Five Tips for the Farm:
6) Get a soil sample done. ALWAYS start here with your pasture. This can be collected free of charge by you or through a County Extension service. The analysis from each sample is under $10. It will also tell you exactly how much fertilizer you need to use, taking the guess work out, reducing your costs and the amount of nutrients that can run off. How to take a Soil Sample
7) Cover Your Manure Pile. This is a super easy one. When rain water falls on the pile, it picks up pathogens, bacteria and nutrients and carries them to the soil and water. By throwing a simple tarp over your pile you eliminate a huge amount of this run-off! It’s as important (and easy) as covering your clean shavings pile and your hay but so few do it. An added bonus is that this has been shown to be partially effective in killing developing fly larvae!
8) Compost Your Manure. Gardeners understand the value of composted horse manure for improving soil fertility and moisture holding capacity. In addition to gardening, horse owners should recognize the other benefits of composting such as reducing the volume of waste produced on the farm, killing fly eggs, and weed seeds. The runoff from manure piles can cause water quality issues for creeks and wetlands as well as for drinking water, a serious concern if you have your own well. Composting and properly spreading the manure will reduce the potential for this environmental impact. How to Compost Your Horse Manure
9) Reuse your water through a rain barrel or cistern. This is a fun one and can be either a DIY project or you can sometimes find them through your County Soil and Water District. All farms in the olden days used cisterns (giant rain barrels) because the thought of a dry well was not an option. Re-using rain water can save money (it’s takes power to run a well water pump) and by giving the water somewhere to go (instead of directly out your gutter or off your barn roof) you decrease the potential for sediment ending up in the water ways. How To Build A Rain Barrel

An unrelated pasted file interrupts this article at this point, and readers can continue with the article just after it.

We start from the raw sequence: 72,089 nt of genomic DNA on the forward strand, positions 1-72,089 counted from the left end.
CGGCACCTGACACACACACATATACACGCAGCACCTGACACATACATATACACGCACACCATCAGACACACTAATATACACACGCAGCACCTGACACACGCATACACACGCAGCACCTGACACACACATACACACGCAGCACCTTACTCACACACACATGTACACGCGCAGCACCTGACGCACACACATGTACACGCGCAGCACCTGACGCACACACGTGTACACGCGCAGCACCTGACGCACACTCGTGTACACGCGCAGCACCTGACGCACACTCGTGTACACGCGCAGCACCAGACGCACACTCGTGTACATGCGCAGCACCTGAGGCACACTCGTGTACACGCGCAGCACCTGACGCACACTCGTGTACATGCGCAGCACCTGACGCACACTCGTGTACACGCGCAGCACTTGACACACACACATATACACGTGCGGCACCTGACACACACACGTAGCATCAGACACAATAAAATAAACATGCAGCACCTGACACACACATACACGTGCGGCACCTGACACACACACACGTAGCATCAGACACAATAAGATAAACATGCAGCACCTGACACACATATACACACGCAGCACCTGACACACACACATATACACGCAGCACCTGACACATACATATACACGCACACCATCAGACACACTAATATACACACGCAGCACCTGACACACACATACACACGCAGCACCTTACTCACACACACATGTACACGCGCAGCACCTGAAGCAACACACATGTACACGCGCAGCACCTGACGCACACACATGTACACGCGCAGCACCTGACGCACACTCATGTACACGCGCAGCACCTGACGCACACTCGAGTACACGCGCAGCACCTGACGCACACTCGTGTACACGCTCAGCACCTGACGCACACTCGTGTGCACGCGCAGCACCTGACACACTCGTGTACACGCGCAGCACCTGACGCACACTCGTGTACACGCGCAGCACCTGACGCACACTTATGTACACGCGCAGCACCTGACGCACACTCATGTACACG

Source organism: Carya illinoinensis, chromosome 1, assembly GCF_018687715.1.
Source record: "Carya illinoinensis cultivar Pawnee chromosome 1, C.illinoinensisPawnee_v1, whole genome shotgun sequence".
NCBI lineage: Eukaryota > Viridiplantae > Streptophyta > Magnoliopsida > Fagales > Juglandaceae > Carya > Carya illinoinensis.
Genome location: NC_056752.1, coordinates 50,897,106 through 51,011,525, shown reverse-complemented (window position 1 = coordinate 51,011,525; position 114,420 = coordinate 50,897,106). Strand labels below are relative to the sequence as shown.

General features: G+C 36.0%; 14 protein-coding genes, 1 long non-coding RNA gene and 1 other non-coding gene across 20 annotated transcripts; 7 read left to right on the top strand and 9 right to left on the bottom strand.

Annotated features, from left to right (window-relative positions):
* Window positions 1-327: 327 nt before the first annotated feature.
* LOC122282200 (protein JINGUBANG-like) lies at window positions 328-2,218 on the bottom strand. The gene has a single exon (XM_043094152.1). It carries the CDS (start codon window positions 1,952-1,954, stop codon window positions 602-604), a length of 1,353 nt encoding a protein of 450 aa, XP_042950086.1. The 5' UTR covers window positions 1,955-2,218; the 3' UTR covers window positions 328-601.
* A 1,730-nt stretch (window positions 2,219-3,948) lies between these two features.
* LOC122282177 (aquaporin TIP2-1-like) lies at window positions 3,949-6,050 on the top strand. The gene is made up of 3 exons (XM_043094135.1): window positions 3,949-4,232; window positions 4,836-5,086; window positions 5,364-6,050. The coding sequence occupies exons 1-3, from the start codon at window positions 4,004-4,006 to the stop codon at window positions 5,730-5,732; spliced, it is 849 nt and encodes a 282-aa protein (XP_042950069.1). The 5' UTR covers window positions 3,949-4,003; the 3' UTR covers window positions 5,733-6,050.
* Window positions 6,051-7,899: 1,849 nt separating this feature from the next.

10) Put a simple recycling bin in the barn. Most horse shows, boarding barns and public riding arenas fail to offer their riders the chance to recycle their cans and bottles. Research indicates that given a choice most people will throw their can (bottle) into a recycling bin rather than in the trash. If you don’t have curbside pick-up you might have to see if someone you know would mind taking it to theirs, or you might have to haul it to the transfer station, but most horse farm owners I know don’t mind haulin stuff! Reducing waste lowers the costs of municipal waste control, thus lowering your costs. Landfills are filling up faster than we can create them. Ways to Recycle around the Barn
I hope this gives you some ideas for “greening-up” your farm. Together we can Save The Planet One Horse at a Time™.
til we meet again….